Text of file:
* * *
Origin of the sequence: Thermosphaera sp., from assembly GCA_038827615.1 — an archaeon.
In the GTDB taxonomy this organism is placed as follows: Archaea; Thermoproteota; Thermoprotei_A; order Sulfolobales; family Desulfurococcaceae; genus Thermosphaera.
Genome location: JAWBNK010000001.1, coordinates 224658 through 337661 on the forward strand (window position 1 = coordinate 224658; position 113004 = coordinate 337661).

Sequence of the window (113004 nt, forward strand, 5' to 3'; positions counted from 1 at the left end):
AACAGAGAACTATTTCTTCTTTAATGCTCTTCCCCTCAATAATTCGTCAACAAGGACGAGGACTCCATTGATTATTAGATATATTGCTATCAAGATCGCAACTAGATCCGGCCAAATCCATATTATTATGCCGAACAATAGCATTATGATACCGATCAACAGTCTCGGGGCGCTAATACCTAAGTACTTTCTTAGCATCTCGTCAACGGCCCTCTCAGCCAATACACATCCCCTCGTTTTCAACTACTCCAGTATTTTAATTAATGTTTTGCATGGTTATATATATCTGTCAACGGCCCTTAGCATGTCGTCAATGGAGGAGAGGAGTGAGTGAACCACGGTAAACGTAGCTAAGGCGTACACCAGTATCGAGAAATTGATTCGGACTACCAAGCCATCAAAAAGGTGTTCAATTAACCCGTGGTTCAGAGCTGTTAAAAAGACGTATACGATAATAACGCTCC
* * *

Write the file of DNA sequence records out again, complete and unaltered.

Origin of the sequence: Thermosphaera sp., from assembly GCA_038827615.1 — an archaeon.
In the GTDB taxonomy this organism is placed as follows: Archaea; Thermoproteota; Thermoprotei_A; order Sulfolobales; family Desulfurococcaceae; genus Thermosphaera.
Genome location: JAWBNK010000001.1, coordinates 224658 through 337661 on the forward strand (window position 1 = coordinate 224658; position 113004 = coordinate 337661).

Sequence of the window (113004 nt, forward strand, 5' to 3'; positions counted from 1 at the left end):
AACAGAGAACTATTTCTTCTTTAATGCTCTTCCCCTCAATAATTCGTCAACAAGGACGAGGACTCCATTGATTATTAGATATATTGCTATCAAGATCGCAACTAGATCCGGCCAAATCCATATTATTATGCCGAACAATAGCATTATGATACCGATCAACAGTCTCGGGGCGCTAATACCTAAGTACTTTCTTAGCATCTCGTCAACGGCCCTCTCAGCCAATACACATCCCCTCGTTTTCAACTACTCCAGTATTTTAATTAATGTTTTGCATGGTTATATATATCTGTCAACGGCCCTTAGCATGTCGTCAATGGAGGAGAGGAGTGAGTGAACCACGGTAAACGTAGCTAAGGCGTACACCAGTATCGAGAAATTGATTCGGACTACCAAGCCATCAAAAAGGTGTTCAATTAACCCGTGGTTCAGAGCTGTTAAAAAGACGTATACGATAATAACGCTCC